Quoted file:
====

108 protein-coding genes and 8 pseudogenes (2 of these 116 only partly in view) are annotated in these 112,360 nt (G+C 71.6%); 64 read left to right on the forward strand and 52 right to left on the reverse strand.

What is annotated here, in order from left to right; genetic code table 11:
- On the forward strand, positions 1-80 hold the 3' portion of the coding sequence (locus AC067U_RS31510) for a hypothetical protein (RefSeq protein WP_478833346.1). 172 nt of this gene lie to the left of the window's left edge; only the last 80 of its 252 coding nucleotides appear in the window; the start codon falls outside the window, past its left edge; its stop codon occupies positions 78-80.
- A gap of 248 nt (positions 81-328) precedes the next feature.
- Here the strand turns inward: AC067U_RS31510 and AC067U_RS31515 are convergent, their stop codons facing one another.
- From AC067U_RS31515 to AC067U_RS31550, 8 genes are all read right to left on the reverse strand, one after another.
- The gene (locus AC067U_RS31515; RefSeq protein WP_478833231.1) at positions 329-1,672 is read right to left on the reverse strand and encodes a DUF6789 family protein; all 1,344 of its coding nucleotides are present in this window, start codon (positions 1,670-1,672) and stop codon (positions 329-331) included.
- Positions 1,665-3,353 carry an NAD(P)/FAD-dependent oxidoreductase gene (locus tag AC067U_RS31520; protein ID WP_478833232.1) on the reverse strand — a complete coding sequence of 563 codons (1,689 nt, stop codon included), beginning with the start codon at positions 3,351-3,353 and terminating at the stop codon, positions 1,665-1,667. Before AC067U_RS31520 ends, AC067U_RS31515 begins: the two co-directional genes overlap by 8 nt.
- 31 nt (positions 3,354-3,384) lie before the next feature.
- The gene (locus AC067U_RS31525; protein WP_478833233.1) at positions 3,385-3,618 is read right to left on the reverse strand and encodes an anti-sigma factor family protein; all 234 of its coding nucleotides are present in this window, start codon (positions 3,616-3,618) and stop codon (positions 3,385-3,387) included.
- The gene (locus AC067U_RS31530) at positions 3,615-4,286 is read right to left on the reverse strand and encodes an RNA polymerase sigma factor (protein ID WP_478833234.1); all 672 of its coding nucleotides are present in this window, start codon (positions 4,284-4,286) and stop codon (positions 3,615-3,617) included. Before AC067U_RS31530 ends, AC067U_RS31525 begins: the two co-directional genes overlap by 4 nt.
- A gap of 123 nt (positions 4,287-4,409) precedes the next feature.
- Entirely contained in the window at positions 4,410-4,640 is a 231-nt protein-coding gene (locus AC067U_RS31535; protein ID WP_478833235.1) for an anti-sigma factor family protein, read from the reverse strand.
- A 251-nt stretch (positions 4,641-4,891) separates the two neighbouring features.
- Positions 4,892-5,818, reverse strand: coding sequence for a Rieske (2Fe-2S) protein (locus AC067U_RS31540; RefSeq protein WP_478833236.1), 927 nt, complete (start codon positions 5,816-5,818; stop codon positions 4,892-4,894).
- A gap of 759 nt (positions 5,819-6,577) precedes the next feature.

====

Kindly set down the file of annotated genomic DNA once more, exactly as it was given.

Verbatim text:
108 protein-coding genes and 8 pseudogenes (2 of these 116 only partly in view) are annotated in these 112,360 nt (G+C 71.6%); 64 read left to right on the forward strand and 52 right to left on the reverse strand.

What is annotated here, in order from left to right; genetic code table 11:
- On the forward strand, positions 1-80 hold the 3' portion of the coding sequence (locus AC067U_RS31510) for a hypothetical protein (RefSeq protein WP_478833346.1). 172 nt of this gene lie to the left of the window's left edge; only the last 80 of its 252 coding nucleotides appear in the window; the start codon falls outside the window, past its left edge; its stop codon occupies positions 78-80.
- A gap of 248 nt (positions 81-328) precedes the next feature.
- Here the strand turns inward: AC067U_RS31510 and AC067U_RS31515 are convergent, their stop codons facing one another.
- From AC067U_RS31515 to AC067U_RS31550, 8 genes are all read right to left on the reverse strand, one after another.
- The gene (locus AC067U_RS31515; RefSeq protein WP_478833231.1) at positions 329-1,672 is read right to left on the reverse strand and encodes a DUF6789 family protein; all 1,344 of its coding nucleotides are present in this window, start codon (positions 1,670-1,672) and stop codon (positions 329-331) included.
- Positions 1,665-3,353 carry an NAD(P)/FAD-dependent oxidoreductase gene (locus tag AC067U_RS31520; protein ID WP_478833232.1) on the reverse strand — a complete coding sequence of 563 codons (1,689 nt, stop codon included), beginning with the start codon at positions 3,351-3,353 and terminating at the stop codon, positions 1,665-1,667. Before AC067U_RS31520 ends, AC067U_RS31515 begins: the two co-directional genes overlap by 8 nt.
- 31 nt (positions 3,354-3,384) lie before the next feature.
- The gene (locus AC067U_RS31525; protein WP_478833233.1) at positions 3,385-3,618 is read right to left on the reverse strand and encodes an anti-sigma factor family protein; all 234 of its coding nucleotides are present in this window, start codon (positions 3,616-3,618) and stop codon (positions 3,385-3,387) included.
- The gene (locus AC067U_RS31530) at positions 3,615-4,286 is read right to left on the reverse strand and encodes an RNA polymerase sigma factor (protein ID WP_478833234.1); all 672 of its coding nucleotides are present in this window, start codon (positions 4,284-4,286) and stop codon (positions 3,615-3,617) included. Before AC067U_RS31530 ends, AC067U_RS31525 begins: the two co-directional genes overlap by 4 nt.
- A gap of 123 nt (positions 4,287-4,409) precedes the next feature.
- Entirely contained in the window at positions 4,410-4,640 is a 231-nt protein-coding gene (locus AC067U_RS31535; protein ID WP_478833235.1) for an anti-sigma factor family protein, read from the reverse strand.
- A 251-nt stretch (positions 4,641-4,891) separates the two neighbouring features.
- Positions 4,892-5,818, reverse strand: coding sequence for a Rieske (2Fe-2S) protein (locus AC067U_RS31540; RefSeq protein WP_478833236.1), 927 nt, complete (start codon positions 5,816-5,818; stop codon positions 4,892-4,894).
- A gap of 759 nt (positions 5,819-6,577) precedes the next feature.